How to Shop for Your Multiples (without Feeling the Pinch)
Be Cost Effective
Purchasing one gift-of-the-year can be expensive. Purchasing two can be prohibitively expensive. Keep this in mind as you’re making your shopping list. If you believe that an expensive item will be the hit of the century, suggest that two or more family members go in on it. Honestly, the idea of presenting each child with twenty gifts might sound fun, but in reality it will take two days for them to open them all. Once they complete that task, you’ll have four hundred dollars’ worth of toys strewn across your kitchen floor—and be forced to sit among them as you watch your children make forts out of the boxes in which they came.
Additionally, remember that you are likely not responsible for supplying your children with all of their gifts. For our twins’ second Christmas, we bought them each three toys. It was quite overwhelming when their grandparents also each bought them three toys, as did their aunts, as did their godparents. A far more reasonable approach on many levels may be to purchase one or two toys for each child and then let relatives have fun with the rest.
Cut the Clutter
Toy manufacturers seem to believe that the more pieces toys come with, the better (and let’s not even address the toys’ noise levels!). If you plan to purchase a set of LEGOs, Lincoln Logs, or another item with multiple pieces, purchase a sturdy storage container in which to keep the pieces. Mr. Potato Head is a hoot until there is only one ear and no mouth available three days post-holiday.
Instead of wrapping gifts in their original packaging, consider repackaging them in gift bags (or Tupperware containers). Patience—both yours and the kids’—can run thin when everyone has to wait while you cut through the tape and cords that hold the toys hostage. Along these same lines, assemble what you can before Christmas morning. One year, we got our boys a construction set that came with no fewer than 489 pieces. We spent several hours assembling the item on Christmas Eve, and the next morning it was ready to be enjoyed (or destroyed—I’ve mentally blocked which actually occurred).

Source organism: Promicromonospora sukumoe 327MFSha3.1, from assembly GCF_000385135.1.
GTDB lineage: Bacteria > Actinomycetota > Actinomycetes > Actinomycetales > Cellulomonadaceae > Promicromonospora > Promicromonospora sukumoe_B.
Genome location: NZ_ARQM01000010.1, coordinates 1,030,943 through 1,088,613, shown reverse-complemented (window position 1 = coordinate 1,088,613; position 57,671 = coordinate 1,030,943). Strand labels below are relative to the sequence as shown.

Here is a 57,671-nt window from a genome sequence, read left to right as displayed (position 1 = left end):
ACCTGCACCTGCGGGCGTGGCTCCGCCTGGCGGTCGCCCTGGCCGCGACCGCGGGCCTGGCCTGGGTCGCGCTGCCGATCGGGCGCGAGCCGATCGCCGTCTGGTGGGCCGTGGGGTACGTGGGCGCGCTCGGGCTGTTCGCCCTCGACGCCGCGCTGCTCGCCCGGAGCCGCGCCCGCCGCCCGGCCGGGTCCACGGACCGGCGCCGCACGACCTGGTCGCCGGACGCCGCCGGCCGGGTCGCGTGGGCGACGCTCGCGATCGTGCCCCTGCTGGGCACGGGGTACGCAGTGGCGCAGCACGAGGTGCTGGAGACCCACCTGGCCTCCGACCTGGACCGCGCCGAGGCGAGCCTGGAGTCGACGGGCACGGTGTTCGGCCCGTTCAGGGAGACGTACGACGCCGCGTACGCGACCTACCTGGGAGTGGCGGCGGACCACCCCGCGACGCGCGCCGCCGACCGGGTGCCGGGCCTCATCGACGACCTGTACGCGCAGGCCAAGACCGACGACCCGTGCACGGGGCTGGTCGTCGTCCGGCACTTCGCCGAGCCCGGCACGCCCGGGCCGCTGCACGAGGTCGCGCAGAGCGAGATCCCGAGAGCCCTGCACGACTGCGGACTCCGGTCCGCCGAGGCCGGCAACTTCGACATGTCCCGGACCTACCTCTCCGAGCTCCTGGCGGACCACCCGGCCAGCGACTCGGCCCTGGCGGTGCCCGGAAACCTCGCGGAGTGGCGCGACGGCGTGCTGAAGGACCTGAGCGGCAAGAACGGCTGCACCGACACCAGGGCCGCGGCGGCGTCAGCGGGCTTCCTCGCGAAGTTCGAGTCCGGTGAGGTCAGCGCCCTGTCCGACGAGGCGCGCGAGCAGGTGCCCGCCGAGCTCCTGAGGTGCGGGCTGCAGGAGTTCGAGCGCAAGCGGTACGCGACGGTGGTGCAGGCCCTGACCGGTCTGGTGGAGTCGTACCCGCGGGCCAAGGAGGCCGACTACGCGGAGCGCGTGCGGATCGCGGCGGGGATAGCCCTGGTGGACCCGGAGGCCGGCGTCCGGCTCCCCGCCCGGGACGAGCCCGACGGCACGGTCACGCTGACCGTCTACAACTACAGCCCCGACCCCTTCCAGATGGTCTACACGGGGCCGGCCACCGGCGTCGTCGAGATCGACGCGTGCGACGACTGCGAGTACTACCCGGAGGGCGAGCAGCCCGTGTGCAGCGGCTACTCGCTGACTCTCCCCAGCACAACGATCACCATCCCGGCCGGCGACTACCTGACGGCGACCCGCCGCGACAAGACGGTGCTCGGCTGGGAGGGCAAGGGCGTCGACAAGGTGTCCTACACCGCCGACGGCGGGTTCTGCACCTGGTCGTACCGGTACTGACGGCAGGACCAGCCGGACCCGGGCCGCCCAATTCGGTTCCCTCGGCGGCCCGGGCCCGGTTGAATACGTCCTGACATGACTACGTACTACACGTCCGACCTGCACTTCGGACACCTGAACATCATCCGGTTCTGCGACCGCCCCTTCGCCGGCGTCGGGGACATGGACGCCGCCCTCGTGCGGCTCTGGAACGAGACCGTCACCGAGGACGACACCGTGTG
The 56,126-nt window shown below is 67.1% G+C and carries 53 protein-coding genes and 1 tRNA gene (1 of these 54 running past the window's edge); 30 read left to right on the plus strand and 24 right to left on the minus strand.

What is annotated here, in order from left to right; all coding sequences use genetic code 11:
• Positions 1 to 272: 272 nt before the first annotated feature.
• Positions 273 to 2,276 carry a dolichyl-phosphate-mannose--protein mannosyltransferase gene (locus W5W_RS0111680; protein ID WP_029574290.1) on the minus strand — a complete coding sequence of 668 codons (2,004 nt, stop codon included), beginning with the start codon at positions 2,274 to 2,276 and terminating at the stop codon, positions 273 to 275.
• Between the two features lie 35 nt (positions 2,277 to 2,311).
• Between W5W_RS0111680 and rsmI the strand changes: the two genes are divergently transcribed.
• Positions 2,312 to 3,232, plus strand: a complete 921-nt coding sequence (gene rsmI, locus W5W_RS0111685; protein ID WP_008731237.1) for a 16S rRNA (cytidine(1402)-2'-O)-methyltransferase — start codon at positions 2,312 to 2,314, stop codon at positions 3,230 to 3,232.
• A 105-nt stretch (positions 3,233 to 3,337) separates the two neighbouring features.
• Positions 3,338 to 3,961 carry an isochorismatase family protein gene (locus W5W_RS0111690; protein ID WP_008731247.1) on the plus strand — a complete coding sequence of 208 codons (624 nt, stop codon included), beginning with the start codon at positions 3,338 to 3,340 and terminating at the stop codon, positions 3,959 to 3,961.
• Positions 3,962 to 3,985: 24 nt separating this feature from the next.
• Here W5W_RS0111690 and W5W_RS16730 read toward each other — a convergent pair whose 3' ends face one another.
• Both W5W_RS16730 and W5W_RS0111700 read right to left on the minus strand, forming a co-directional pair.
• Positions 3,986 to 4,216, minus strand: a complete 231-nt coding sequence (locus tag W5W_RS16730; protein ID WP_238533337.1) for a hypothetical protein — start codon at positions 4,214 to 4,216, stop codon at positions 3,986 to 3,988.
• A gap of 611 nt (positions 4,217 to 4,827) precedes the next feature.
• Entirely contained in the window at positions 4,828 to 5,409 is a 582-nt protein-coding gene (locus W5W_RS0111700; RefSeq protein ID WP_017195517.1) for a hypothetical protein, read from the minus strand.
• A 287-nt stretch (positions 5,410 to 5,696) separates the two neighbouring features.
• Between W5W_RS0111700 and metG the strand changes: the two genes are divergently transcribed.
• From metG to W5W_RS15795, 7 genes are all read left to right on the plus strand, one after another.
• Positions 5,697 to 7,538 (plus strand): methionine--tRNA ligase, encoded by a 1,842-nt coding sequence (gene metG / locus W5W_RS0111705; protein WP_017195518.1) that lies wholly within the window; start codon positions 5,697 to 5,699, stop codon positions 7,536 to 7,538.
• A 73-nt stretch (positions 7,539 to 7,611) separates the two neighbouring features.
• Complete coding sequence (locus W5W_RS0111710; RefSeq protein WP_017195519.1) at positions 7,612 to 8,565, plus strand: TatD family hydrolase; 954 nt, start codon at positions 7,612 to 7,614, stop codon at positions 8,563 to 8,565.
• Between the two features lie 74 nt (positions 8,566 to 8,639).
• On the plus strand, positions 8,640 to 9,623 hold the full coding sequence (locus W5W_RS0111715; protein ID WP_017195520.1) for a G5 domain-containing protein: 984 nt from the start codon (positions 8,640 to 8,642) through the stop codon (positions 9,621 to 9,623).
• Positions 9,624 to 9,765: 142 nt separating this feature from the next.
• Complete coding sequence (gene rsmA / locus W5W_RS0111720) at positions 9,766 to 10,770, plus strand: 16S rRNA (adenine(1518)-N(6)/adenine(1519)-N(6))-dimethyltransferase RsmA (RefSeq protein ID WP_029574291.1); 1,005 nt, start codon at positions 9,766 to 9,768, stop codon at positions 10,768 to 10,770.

Another idea is to secretly stash a few new toys and divvy them out over the next few months. Barb Hoskins, a mother of twin girls, has taken this approach every year since her children were born. She keeps out a few of the gifts over which her girls are most excited and puts the others away for a few weeks. When the kids need a diversion, she pulls out the newest playthings. She then rotates the girls’ toys every six months or so. “They honestly seem to have forgotten that they ever played with the toys that have been in storage. It’s the least expensive way to give a new ‘gift!’” proclaims Barb.
Don’t forget that when all is said and done, your children will remember far more about the activities you engaged in during the holidays than precisely what gifts (and how many) they received each year. In your haste to find the perfect items to stash under the tree, be sure to incorporate family traditions. An added bonus: they don’t have to cost much, if anything! To this day, I remember my younger years when my family would head out with donut holes and hot chocolate to cut down our Christmas tree. These days, our kids never fail to remember that while we’re at church on Christmas Eve, Frosty the Snowman stops by to leave new pajamas for everyone and a game or movie for us to enjoy together before we set out cookies, carrots, and milk for Santa and his crew.
In years to come, it won’t matter whether they had matching Wiggles guitars, whether they fought like bandits over red versus blue LEGOs, or whether one child got six gifts while the other got five. What they will remember is driving around in their pajamas to find the best holiday light display, sitting on Santa’s lap and whispering their grandest wishes into his ear, and gobbling down a bowl of ice cream while watching Christmas Eve on Sesame Street—even if one child did have slightly more ice cream in his bowl than the other.
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